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Woman Survives Lightning Strikes

by Melissa Lovin

Linda Cooper of Spartanburg, South Carolina is considered a survivor, living through not one, not two, but three lightning strikes. Cooper, who was first struck at the age of 33 in Ft. Lauderdale, Florida understands the value of a human life and will firmly tell you that those who say lightning never strikes twice don't know what they are talking about.

Approximately 500 people are struck by lightning in the U.S. each year. The chances of a person being struck is one in 497,419. An Average of 80 Americans die each year from lightning strikes. According to the National Severe Storms Laboratory, it is the second leading cause of weather-related deaths, with floods and flash floods being the first. No one has been able to tell Cooper the chances of being struck three times, but she does not even hold the record for strikes. Park Ranger Roy Sullivan survived eight lightning strikes before committing suicide in 1983, reportedly because he could no longer stand the fear and dread of waiting for it to happen again.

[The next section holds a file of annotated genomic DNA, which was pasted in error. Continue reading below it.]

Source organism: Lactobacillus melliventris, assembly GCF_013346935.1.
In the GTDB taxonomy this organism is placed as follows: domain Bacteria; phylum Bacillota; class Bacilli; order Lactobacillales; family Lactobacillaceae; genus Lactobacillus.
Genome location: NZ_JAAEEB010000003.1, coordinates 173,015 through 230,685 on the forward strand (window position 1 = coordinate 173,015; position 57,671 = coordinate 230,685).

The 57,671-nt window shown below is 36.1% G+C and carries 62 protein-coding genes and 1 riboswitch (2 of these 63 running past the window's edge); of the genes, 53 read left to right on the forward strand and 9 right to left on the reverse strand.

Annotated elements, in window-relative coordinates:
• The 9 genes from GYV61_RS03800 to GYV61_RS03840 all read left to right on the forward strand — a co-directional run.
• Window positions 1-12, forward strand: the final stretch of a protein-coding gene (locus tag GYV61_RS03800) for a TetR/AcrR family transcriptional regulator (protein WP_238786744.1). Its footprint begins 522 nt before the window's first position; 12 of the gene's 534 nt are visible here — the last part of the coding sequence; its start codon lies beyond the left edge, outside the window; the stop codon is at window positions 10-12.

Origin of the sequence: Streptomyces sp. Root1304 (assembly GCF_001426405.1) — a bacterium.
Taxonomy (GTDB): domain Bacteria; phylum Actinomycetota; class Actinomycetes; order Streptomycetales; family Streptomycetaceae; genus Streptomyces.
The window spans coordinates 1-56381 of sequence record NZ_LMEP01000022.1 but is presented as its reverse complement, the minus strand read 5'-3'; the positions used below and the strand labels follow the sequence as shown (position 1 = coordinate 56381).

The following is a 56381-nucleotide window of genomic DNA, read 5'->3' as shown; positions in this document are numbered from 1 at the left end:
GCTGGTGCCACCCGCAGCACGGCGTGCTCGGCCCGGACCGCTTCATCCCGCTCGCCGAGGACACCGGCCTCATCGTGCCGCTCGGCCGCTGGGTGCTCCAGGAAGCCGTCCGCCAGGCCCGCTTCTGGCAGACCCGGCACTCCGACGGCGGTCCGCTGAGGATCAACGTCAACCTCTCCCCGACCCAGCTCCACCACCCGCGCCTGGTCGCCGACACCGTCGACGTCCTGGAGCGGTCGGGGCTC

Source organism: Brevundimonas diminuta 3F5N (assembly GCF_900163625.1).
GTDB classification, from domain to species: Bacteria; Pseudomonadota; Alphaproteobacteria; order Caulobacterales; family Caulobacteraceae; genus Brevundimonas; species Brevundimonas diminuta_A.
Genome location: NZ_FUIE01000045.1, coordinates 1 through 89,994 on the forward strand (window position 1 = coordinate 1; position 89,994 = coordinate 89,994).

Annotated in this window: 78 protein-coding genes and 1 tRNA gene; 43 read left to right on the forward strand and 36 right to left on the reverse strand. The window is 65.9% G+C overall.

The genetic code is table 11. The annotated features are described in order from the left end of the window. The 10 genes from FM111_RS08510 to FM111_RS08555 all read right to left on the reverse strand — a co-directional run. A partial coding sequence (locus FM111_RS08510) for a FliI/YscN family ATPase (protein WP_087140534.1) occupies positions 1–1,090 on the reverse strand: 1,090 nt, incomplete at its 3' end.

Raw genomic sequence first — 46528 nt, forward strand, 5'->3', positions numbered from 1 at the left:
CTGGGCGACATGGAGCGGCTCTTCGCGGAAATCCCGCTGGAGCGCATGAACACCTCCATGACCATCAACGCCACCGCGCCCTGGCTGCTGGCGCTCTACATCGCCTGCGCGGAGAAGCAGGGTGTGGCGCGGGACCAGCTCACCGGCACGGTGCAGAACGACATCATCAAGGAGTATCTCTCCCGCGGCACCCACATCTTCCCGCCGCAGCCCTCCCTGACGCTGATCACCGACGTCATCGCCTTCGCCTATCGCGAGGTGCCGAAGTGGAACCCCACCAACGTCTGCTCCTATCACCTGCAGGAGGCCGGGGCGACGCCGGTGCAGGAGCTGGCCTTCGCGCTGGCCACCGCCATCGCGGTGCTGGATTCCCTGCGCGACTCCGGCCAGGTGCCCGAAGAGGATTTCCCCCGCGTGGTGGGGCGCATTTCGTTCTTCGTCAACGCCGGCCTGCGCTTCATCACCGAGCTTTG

Although she suffered painfully through all three incidents, Ms. Cooper has turned her near tragedies into an opportunity to educate others on the dangers of lightning and how to avoid being struck. Cooper says that each time she was struck it was because she was unaware that she was in danger. As a member of the Lightning Strike and Electrical Shock Survivors International (LS&ESSI), a support group, she has appeared on episodes of "The Oprah Winfrey Show", Discovery, A&E and a National Geographic special that won a journalism award. She also appeared on "The Early Show" in May of this year.